In camps, Matt Scott came through with me. Nate Myles is another one. It’s always good to play alongside these guys. But, I think me and Matt Scott, just hit it off from day one in camp and we always stay in touch.

We went through pretty similar injuries. ACLs, shoulders. Always around similar times. He’s had a crook back, crook neck.

Queenslanders, you have equally made my time in maroon enjoyable, to be honest. I can see how much you all look forward to each series. It’s one thing that you look forward to each year.

I got to see the emotion you have, and the joy we brought when we went to remote areas, and had our training days, had our fan days.

It always brought us back to ‘this is what we actually play for’. Made us think, ‘this is what we play for. The fans, these families, fans… who live and bleed maroon’.

It’s very rare that players get to see that other side of it, and for us, we got to see that. It gave us a reality check… ‘you’re not only playing for your family and your team mates, you’re playing for these guys and families, fans’.

It was a blessing for us.

Running out at Suncorp is a feeling you can never, ever describe. It’s loud, it’s raw, it’s rare. Once again, I am so blessed to have been part of that.

My time in maroon is only a small speck in the 40 years that we’ve had. But I am glad to be part of it. For that speck.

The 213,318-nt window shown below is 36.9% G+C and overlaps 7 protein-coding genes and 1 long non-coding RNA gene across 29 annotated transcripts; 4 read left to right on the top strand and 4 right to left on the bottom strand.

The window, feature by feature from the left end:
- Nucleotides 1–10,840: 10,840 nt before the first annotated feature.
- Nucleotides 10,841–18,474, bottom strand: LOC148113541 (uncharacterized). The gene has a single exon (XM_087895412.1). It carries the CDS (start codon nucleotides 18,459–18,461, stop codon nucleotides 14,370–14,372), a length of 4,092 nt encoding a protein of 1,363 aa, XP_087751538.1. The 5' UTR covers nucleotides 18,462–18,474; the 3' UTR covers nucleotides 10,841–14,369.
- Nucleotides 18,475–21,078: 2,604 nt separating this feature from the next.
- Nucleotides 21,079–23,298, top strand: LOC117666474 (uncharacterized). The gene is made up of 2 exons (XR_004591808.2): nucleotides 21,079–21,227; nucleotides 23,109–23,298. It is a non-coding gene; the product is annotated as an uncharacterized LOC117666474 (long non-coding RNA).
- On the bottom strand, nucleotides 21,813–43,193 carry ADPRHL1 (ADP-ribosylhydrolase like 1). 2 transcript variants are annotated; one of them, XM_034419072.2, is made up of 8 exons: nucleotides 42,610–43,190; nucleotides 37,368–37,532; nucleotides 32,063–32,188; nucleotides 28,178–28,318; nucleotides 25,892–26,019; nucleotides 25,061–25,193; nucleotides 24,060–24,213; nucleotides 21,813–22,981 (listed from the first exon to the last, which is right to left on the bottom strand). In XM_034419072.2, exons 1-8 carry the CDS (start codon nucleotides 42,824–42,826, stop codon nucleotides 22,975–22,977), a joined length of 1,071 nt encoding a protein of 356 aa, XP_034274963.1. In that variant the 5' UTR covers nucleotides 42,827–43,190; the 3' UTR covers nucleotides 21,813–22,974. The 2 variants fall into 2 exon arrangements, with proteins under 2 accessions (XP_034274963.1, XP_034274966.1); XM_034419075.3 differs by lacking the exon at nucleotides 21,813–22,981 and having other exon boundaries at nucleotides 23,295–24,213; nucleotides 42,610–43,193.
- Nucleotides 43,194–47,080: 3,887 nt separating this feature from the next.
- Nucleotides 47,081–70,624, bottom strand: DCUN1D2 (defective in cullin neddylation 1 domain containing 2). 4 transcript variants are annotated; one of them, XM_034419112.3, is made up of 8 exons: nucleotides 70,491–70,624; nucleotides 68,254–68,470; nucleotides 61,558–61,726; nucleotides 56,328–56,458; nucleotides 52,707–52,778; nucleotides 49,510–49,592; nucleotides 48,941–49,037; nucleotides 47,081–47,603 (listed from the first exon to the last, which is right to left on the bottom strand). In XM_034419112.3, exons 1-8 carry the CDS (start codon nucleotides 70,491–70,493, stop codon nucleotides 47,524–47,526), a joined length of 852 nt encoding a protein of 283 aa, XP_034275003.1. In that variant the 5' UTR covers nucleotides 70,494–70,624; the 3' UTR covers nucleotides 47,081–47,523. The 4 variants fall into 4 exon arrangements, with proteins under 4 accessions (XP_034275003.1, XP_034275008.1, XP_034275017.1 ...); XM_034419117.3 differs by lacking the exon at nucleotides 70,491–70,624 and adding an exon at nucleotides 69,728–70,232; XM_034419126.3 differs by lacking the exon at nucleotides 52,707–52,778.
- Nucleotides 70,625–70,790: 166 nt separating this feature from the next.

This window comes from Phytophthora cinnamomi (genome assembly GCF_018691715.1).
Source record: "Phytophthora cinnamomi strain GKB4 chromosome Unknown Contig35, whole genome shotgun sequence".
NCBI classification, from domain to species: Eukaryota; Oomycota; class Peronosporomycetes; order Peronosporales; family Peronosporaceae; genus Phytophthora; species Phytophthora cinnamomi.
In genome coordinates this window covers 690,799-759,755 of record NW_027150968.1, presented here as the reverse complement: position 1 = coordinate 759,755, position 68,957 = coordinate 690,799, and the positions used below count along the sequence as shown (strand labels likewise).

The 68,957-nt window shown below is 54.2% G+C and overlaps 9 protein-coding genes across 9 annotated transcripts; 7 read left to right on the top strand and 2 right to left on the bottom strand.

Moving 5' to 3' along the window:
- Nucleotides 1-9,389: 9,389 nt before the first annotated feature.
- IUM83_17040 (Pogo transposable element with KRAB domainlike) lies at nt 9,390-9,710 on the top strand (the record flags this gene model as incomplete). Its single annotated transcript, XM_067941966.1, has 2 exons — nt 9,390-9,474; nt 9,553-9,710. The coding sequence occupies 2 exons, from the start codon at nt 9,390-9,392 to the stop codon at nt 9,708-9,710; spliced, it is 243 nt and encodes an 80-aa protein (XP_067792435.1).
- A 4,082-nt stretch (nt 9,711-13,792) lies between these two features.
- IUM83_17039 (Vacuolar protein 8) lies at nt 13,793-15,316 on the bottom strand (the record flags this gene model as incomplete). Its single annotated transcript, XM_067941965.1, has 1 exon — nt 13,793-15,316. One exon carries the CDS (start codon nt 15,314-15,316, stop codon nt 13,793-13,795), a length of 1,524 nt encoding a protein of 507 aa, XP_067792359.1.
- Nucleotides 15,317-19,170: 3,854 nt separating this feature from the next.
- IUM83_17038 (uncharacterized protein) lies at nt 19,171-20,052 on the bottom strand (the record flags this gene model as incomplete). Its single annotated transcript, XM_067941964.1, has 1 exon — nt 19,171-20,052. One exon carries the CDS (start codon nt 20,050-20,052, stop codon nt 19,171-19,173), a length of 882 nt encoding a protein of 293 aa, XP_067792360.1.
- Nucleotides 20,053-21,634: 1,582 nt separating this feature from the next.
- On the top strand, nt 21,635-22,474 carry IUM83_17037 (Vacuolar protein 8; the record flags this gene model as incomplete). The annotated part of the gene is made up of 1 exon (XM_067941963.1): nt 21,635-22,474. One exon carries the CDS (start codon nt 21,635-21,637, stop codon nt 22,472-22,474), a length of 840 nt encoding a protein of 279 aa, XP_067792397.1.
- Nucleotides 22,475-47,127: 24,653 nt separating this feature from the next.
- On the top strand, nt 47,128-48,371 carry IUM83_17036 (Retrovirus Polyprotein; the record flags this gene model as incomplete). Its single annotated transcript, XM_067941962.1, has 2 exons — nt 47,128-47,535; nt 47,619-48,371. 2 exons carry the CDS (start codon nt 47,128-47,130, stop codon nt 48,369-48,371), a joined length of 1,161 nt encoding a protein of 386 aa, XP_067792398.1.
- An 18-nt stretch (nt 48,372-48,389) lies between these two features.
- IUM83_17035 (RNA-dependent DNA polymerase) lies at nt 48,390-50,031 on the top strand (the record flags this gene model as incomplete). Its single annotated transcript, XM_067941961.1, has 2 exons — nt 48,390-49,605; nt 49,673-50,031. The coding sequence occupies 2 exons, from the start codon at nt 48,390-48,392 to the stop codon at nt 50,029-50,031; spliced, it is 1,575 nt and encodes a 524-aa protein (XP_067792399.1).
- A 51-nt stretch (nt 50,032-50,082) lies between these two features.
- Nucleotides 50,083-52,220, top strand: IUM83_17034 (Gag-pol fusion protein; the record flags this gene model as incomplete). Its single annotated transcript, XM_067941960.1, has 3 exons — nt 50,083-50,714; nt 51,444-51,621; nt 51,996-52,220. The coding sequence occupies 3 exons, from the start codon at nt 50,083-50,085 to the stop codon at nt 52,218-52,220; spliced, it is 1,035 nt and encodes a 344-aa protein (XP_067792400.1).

We had that dominance over 13 years, where we had great sides, great players beside us, great coaches. And everything else – great camps. Alfie. The yowie. He is such a character. And no one else would get away with what he does.

One time, it was about eight degrees, freezing cold, and we went out for dinner. On the way back he decided to tell the bus driver to pull up. We were staying in a caravan park, in cabins, and he jumped in a wheelie bin so when the boys got off the bus, started walking in, he pops out, jumps out, naked, and starts sprinting down. Another time, in Coolum, he jumped out from behind the sand dunes in a man-kini. That’s just Alf. He brings so much joy and comedy. Most definitely helps.

But in all seriousness, I honestly believe a period of dominance like that won’t ever be repeated. To be part of that dominance, and that legacy, is something I will always remember.

Loved being part of the Maroons. Photo: NRL Images
Loved being part of the Maroons. Photo: NRL Images